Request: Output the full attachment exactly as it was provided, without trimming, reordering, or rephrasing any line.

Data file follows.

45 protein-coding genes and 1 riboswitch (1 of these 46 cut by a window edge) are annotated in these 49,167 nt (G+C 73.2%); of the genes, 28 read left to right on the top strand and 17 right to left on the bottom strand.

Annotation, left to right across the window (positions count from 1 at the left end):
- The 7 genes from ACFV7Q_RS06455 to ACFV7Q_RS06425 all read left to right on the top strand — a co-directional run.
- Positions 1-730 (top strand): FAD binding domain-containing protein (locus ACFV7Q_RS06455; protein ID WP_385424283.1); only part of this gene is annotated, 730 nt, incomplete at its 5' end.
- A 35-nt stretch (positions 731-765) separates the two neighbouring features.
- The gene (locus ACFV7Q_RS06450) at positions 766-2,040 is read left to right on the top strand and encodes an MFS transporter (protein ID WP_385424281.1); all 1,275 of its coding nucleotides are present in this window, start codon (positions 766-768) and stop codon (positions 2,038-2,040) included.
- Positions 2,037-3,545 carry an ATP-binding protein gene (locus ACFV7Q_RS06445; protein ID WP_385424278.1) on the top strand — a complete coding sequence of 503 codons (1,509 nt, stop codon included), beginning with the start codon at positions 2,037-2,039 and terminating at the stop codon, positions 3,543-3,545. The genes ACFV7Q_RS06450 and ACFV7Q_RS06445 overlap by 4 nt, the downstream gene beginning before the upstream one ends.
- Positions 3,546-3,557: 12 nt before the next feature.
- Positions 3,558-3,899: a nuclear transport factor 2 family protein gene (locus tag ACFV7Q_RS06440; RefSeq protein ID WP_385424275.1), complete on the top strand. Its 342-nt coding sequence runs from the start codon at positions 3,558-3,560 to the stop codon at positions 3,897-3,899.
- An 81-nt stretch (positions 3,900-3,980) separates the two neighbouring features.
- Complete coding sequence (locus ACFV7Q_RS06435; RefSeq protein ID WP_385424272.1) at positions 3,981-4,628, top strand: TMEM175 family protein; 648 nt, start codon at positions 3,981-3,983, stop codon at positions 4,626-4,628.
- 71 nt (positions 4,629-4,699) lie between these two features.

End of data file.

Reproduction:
45 protein-coding genes and 1 riboswitch (1 of these 46 cut by a window edge) are annotated in these 49,167 nt (G+C 73.2%); of the genes, 28 read left to right on the top strand and 17 right to left on the bottom strand.

Annotation, left to right across the window (positions count from 1 at the left end):
- The 7 genes from ACFV7Q_RS06455 to ACFV7Q_RS06425 all read left to right on the top strand — a co-directional run.
- Positions 1-730 (top strand): FAD binding domain-containing protein (locus ACFV7Q_RS06455; protein ID WP_385424283.1); only part of this gene is annotated, 730 nt, incomplete at its 5' end.
- A 35-nt stretch (positions 731-765) separates the two neighbouring features.
- The gene (locus ACFV7Q_RS06450) at positions 766-2,040 is read left to right on the top strand and encodes an MFS transporter (protein ID WP_385424281.1); all 1,275 of its coding nucleotides are present in this window, start codon (positions 766-768) and stop codon (positions 2,038-2,040) included.
- Positions 2,037-3,545 carry an ATP-binding protein gene (locus ACFV7Q_RS06445; protein ID WP_385424278.1) on the top strand — a complete coding sequence of 503 codons (1,509 nt, stop codon included), beginning with the start codon at positions 2,037-2,039 and terminating at the stop codon, positions 3,543-3,545. The genes ACFV7Q_RS06450 and ACFV7Q_RS06445 overlap by 4 nt, the downstream gene beginning before the upstream one ends.
- Positions 3,546-3,557: 12 nt before the next feature.
- Positions 3,558-3,899: a nuclear transport factor 2 family protein gene (locus tag ACFV7Q_RS06440; RefSeq protein ID WP_385424275.1), complete on the top strand. Its 342-nt coding sequence runs from the start codon at positions 3,558-3,560 to the stop codon at positions 3,897-3,899.
- An 81-nt stretch (positions 3,900-3,980) separates the two neighbouring features.
- Complete coding sequence (locus ACFV7Q_RS06435; RefSeq protein ID WP_385424272.1) at positions 3,981-4,628, top strand: TMEM175 family protein; 648 nt, start codon at positions 3,981-3,983, stop codon at positions 4,626-4,628.
- 71 nt (positions 4,629-4,699) lie between these two features.